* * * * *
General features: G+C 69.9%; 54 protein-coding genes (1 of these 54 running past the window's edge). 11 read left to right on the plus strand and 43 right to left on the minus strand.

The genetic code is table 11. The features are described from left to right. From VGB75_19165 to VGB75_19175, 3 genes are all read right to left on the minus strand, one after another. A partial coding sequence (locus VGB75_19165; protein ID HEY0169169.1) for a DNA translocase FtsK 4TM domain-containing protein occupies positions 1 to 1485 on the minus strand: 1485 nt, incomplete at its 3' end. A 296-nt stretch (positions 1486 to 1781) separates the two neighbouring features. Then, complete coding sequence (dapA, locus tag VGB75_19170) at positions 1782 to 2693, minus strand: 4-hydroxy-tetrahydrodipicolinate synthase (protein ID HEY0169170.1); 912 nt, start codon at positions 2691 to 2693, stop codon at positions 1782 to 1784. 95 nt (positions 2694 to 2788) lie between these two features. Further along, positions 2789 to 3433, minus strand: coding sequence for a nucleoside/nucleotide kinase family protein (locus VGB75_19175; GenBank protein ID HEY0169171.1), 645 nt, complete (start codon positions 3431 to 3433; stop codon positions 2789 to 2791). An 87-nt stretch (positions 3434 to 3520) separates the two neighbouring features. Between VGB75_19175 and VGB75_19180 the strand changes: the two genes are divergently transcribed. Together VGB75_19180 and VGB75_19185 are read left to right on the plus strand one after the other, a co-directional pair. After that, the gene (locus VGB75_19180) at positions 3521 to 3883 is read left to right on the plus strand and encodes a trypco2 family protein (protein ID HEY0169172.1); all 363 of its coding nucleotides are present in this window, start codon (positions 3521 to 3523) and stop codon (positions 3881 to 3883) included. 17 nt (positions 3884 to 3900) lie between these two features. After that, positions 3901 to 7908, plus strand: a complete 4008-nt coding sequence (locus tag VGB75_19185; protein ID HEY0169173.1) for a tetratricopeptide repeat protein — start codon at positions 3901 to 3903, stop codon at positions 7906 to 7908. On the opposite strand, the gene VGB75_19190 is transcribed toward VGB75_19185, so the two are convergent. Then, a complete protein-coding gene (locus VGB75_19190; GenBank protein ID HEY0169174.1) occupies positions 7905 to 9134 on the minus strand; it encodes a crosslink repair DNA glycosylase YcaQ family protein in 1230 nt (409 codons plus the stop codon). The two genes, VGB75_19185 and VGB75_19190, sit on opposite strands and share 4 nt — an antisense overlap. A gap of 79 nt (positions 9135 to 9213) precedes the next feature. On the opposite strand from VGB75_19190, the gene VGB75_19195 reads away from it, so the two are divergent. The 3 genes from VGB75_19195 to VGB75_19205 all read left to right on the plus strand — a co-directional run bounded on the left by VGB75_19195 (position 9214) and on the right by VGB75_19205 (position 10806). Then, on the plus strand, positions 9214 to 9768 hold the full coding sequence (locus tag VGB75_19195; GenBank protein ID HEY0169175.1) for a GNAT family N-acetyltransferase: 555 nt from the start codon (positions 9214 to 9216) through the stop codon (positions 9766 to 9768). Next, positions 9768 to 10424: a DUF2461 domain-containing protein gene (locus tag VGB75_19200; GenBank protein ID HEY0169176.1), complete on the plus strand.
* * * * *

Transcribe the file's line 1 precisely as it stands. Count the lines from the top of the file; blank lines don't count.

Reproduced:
General features: G+C 69.9%; 54 protein-coding genes (1 of these 54 running past the window's edge). 11 read left to right on the plus strand and 43 right to left on the minus strand.